Nonprofit shares more than their two cents about finances with young people

Talking about money isn’t always easy. Although necessary, financial literacy is not often talked about in homes or classrooms, especially not before college. A local nonprofit, Young Money Finances (YMF), hopes to not only teach, but inspire young people to be in control of their finances.

Founder and Executive Director of Young Money Finances, Dondreá Brown, says the nonprofit originated through his personal experience raising his children. They served as the inspiration and motivation to launch his own nonprofit to teach young people about finances. 

“Growing up, I experienced a lot of situations with my family, and my foster family, where it was hard for parents to manage their money,” Brown says. “Going to college, I struggled to manage my own money as I got into a lot of credit card and student loan debt.”

YMF launched in 2019 and set out to partner with organizations, schools and communities to provide financial education, services and resources, and enable youth ages 10-17 and their families to flourish. “I wanted to create some financial education that was engaging, impactful, but also meaningful for youth in our community,” Brown says. “Our main mission is to empower our youth to take control of their money. We’re really trying to give them an opportunity to be more accountable and responsible when it comes to making healthy decisions about their money.”

In 2020, at the onset of the pandemic, the focus on financial empowerment became even more popular, Brown says. YMF aims to provide programming not typically offered at local schools and organizations including Northview High School, the Boys and Girls Club, YMCA, New City Kids and Bridge Street Ministries. LIke YMF’s Young Money Managers series, these low-cost or no-cost programs include workshops and summer camps built on the four pillars — spend, save, share, invest. The Young Money Entrepreneurs series helps students look at entrepreneurship as leadership and examine problem-solving in the community. 

For the Entrepreneurs series, Brown invited young people who are business owners or are working in a family business to share their experiences and what motivates them. One special guest included Taylor Kyle, founder of Eastown Cereal Cafe, who started her business at 17. Brown says that peer-to-peer engagement really impacts the students, who are in the same age bracket as the speakers who are discussing their successful businesses. 

Another offering, their Young Money Investors camp, focuses on teaching students about the process over profit, when it comes to investing. “We’re making our youth more aware of the different approaches for investments and the process to invest,” Brown says. The camp also teaches participants “how to control your emotions through that investing process, what questions you ask, and how you analyze the stock chart.”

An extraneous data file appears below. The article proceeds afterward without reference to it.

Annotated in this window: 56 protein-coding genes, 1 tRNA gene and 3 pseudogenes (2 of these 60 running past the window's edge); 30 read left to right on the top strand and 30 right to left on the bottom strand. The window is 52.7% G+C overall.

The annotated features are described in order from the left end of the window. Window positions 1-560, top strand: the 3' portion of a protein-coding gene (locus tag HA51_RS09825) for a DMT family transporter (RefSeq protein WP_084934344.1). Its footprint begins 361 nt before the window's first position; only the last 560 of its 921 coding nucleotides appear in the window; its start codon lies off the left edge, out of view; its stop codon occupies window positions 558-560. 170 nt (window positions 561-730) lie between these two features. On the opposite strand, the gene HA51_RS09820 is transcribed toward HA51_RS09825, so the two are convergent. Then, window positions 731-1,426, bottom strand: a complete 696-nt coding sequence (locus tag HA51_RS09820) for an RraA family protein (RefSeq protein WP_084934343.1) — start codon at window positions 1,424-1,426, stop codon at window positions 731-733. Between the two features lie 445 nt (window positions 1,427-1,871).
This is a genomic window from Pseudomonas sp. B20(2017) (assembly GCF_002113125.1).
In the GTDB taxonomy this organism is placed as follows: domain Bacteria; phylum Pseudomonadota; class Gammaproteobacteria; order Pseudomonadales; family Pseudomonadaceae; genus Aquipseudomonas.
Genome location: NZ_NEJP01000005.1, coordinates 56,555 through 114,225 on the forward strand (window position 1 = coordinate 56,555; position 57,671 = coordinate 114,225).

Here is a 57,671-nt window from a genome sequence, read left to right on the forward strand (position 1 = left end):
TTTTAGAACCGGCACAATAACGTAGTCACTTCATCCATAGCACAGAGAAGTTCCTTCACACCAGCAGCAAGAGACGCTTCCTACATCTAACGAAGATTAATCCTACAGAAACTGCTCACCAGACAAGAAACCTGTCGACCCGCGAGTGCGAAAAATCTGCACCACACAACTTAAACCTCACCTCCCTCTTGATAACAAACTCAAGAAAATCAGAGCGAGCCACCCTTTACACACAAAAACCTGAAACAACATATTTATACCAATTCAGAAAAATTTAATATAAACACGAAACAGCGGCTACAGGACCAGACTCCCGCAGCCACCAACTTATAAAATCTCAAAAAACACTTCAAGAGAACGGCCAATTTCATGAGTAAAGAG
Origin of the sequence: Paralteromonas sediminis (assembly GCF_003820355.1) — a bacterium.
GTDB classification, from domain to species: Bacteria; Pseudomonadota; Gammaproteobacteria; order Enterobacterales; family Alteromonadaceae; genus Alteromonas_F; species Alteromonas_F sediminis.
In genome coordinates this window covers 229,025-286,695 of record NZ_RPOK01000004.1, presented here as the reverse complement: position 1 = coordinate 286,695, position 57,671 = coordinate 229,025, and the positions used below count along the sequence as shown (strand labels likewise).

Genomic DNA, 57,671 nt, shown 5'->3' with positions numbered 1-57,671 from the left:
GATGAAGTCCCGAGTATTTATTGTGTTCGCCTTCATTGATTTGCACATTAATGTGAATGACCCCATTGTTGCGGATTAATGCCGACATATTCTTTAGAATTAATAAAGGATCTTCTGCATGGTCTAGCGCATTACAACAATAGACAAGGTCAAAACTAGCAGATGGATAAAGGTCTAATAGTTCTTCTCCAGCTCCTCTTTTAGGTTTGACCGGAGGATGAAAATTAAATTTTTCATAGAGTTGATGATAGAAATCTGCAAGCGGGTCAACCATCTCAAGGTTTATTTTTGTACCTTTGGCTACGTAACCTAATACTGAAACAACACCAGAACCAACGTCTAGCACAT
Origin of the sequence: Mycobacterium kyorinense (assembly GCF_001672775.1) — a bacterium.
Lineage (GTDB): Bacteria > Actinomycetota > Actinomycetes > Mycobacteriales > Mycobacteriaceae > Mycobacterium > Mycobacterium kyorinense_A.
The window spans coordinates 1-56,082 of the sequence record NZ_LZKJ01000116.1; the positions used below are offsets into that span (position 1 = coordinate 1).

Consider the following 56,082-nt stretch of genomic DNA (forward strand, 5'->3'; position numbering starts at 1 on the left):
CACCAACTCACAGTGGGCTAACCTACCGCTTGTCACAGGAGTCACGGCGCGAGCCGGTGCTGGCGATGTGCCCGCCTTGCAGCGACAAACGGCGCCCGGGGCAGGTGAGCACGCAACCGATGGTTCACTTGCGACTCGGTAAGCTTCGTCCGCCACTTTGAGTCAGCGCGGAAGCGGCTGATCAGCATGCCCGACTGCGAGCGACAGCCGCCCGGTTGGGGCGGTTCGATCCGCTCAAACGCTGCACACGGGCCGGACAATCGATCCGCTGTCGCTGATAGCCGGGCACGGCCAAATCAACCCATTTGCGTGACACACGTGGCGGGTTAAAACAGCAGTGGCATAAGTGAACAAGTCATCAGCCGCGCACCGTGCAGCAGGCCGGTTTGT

Camp attendees have also taken field trips to local credit unions, learned how to interact with bank tellers and utilize budgeting tools and resources.

“One of the outcomes from our camps was for the students to create financial goals, become more comfortable in goal-setting, as well as developing some growth mindset strategies and tips,” Brown says. “During graduation, they presented a financial vision board with their goals on them. We really wanted them to become more comfortable and confident in talking about finances and learning how to identify tools and utilize those for better financial management.”

Brown is looking forward to increasing the current number of seats (20) for students in future camps offered and hopes to secure a central YMF hub or space. For now, he’s happy to be mobile and offer workshops and programming all over Grand Rapids. Future plans also include hosting a financial field day with outdoor games and, eventually, an entire school of experiential learning. 

“One of the things we’re looking to do is make finances cool,” Brown says. “We really want to embrace financial literacy as intellectual prosperity for our community.”

To learn more information about YMF or get involved, you can visit their website. 



Photos courtesy of Young Money Finances 

Sarah briefly lived in Grand Rapids years ago, before moving back to Lansing, but that West Michigan love never really left her heart. Through her coverage on small businesses, arts and culture, dining, and anything mitten-made, she’s committed to convincing any and everyone -- just how great the Great Lakes state is. Sarah received her degrees in Journalism and Professional Communications. You can find her in a record shop, a local concert, or eating one too many desserts at a bakery. If by chance, she’s not at any of those places, you can contact her at [email protected]